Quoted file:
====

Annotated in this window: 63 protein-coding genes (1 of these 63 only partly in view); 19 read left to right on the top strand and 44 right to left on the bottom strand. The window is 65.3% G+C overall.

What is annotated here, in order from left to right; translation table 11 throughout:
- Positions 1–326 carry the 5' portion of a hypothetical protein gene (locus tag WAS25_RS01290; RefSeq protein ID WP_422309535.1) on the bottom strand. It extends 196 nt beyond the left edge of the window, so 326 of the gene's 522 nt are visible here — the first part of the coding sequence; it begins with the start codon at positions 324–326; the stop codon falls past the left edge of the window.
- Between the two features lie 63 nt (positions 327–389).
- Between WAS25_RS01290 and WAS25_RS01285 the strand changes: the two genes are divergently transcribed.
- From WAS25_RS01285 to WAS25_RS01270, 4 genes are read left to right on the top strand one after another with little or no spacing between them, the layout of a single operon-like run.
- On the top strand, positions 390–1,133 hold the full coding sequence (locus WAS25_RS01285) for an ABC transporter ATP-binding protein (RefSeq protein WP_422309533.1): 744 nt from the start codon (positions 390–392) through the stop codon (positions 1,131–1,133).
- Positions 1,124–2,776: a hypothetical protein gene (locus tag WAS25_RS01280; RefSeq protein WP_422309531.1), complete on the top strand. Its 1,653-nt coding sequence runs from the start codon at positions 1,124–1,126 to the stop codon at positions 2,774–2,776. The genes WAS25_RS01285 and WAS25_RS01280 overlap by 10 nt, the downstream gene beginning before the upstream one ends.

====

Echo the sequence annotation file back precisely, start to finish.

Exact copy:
Annotated in this window: 63 protein-coding genes (1 of these 63 only partly in view); 19 read left to right on the top strand and 44 right to left on the bottom strand. The window is 65.3% G+C overall.

What is annotated here, in order from left to right; translation table 11 throughout:
- Positions 1–326 carry the 5' portion of a hypothetical protein gene (locus tag WAS25_RS01290; RefSeq protein ID WP_422309535.1) on the bottom strand. It extends 196 nt beyond the left edge of the window, so 326 of the gene's 522 nt are visible here — the first part of the coding sequence; it begins with the start codon at positions 324–326; the stop codon falls past the left edge of the window.
- Between the two features lie 63 nt (positions 327–389).
- Between WAS25_RS01290 and WAS25_RS01285 the strand changes: the two genes are divergently transcribed.
- From WAS25_RS01285 to WAS25_RS01270, 4 genes are read left to right on the top strand one after another with little or no spacing between them, the layout of a single operon-like run.
- On the top strand, positions 390–1,133 hold the full coding sequence (locus WAS25_RS01285) for an ABC transporter ATP-binding protein (RefSeq protein WP_422309533.1): 744 nt from the start codon (positions 390–392) through the stop codon (positions 1,131–1,133).
- Positions 1,124–2,776: a hypothetical protein gene (locus tag WAS25_RS01280; RefSeq protein WP_422309531.1), complete on the top strand. Its 1,653-nt coding sequence runs from the start codon at positions 1,124–1,126 to the stop codon at positions 2,774–2,776. The genes WAS25_RS01285 and WAS25_RS01280 overlap by 10 nt, the downstream gene beginning before the upstream one ends.